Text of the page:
Perpetuities (was Re: [extropy-chat] WSJ: A Cold Calculus Leads Cryonauts To Put Assetson Ice)

Samantha Atkins sjatkins at
Wed Jan 25 10:42:24 UTC 2006

Wills and trusts do not have to give anything at all to heirs.   I  
think this is a question of definitions.  Surely there are some  
instruments that can be set up to fulfill the originator's wishes  
indefinitely even after her demise or suspension.

- s
On Jan 24, 2006, at 8:30 PM, Keith M. Elis wrote:

> The heirs (in the US) have a case:
> "About half of the states in the United States follow the Uniform
> Statutory Rule Against Perpetuities, which gives a grantor 90 years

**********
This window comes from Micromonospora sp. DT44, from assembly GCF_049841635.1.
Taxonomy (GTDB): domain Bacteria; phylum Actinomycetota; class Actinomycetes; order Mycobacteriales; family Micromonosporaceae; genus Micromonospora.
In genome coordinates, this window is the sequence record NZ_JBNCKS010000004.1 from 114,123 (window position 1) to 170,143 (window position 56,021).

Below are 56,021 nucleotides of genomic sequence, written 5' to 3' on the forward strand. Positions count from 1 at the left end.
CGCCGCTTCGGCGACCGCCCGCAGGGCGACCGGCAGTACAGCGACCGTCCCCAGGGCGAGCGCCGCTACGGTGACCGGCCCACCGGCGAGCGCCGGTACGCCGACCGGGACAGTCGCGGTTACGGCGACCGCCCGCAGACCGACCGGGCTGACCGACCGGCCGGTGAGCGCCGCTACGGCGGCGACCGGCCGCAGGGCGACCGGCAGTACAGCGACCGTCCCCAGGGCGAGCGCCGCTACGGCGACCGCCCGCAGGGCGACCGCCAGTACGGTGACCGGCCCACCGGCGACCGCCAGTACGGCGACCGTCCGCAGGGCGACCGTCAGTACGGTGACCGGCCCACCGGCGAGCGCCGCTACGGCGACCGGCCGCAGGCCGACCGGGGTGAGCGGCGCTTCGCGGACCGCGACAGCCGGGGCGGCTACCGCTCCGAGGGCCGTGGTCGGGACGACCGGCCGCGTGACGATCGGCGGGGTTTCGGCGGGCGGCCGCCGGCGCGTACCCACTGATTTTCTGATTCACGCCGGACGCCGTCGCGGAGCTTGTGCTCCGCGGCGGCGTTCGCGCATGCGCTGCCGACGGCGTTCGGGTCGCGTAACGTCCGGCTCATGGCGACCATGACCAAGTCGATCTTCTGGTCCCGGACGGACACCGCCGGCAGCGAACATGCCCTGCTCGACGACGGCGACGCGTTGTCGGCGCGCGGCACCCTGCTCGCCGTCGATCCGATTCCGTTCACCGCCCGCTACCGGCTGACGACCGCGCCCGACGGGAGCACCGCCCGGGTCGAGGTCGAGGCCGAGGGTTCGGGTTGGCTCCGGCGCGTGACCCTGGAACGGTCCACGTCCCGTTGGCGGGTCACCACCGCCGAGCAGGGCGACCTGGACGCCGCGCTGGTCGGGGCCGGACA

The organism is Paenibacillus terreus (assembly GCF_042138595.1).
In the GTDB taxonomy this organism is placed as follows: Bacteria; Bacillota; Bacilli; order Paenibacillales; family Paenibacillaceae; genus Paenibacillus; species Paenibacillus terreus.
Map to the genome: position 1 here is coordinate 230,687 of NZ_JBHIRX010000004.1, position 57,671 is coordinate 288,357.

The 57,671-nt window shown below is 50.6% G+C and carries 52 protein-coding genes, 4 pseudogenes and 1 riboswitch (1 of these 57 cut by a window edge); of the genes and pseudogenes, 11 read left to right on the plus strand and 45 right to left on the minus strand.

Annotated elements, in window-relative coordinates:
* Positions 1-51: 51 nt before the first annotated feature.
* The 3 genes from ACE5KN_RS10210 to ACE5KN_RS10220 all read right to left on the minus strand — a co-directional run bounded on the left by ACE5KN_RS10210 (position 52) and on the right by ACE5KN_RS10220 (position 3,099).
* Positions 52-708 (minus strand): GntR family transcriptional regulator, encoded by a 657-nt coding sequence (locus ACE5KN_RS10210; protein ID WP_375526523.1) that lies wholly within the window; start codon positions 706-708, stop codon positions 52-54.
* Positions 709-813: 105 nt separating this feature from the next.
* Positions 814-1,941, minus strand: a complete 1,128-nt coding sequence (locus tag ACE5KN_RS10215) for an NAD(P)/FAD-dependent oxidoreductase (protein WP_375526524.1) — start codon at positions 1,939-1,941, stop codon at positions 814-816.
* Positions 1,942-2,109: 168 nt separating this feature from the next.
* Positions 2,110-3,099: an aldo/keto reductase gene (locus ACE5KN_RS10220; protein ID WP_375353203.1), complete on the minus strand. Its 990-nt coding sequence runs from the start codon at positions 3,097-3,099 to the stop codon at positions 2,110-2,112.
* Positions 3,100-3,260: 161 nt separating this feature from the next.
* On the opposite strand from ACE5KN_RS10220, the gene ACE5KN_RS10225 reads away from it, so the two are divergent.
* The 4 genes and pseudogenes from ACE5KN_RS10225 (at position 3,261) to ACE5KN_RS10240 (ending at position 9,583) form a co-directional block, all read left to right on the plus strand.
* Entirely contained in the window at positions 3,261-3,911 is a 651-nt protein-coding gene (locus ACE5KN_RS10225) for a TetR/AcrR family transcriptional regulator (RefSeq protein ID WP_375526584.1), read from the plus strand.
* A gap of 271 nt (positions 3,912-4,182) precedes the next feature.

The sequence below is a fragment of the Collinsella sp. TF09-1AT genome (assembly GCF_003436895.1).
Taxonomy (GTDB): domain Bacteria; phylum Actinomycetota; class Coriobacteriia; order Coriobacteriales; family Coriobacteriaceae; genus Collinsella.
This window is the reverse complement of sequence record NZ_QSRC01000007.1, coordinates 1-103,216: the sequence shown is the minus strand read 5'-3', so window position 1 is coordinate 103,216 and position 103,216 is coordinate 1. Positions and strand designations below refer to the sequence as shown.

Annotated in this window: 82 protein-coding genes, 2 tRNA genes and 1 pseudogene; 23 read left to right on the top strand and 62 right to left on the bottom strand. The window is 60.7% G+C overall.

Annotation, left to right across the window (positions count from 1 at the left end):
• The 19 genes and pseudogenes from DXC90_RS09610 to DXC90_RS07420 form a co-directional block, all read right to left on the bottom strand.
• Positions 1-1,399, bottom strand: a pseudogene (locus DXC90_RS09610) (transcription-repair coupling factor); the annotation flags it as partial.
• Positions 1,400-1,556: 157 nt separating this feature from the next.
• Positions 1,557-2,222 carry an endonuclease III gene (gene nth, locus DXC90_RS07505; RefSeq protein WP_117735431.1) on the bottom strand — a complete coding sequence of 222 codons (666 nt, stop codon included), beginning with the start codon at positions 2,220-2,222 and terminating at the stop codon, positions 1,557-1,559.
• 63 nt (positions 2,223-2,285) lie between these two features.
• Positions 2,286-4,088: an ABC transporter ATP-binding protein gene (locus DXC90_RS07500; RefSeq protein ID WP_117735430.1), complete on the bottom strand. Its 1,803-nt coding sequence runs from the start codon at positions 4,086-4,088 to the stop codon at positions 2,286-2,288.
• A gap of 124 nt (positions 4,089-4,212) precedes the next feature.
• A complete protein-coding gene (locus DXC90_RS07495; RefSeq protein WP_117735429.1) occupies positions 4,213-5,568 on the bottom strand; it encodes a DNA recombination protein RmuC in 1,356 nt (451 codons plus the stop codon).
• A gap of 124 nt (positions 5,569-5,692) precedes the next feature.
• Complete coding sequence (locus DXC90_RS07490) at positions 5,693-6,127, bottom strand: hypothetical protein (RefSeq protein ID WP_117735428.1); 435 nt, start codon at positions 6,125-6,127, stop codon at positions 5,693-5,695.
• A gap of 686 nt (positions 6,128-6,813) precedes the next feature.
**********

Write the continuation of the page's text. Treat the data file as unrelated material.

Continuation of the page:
> for
> the interest to vest. If the interest does not vest to some life in
> being within 90 years, the grant will be reformed judicially so it  
> does
> vest."
> The common law rule is more generous.
> Regardless, I would be pretty surprised to see the first-ever 'revival
> trust' (I wonder if I just coined that...) interpreted by the  
> courts to
> allow an indefinite perpetuity. Anyway, it would be a very interesting
> case. The evidentiary record alone would be valuable as a showcase for
> the best scientific evidence for and against the possibility of
> post-cryonic reanimation.
> Keith
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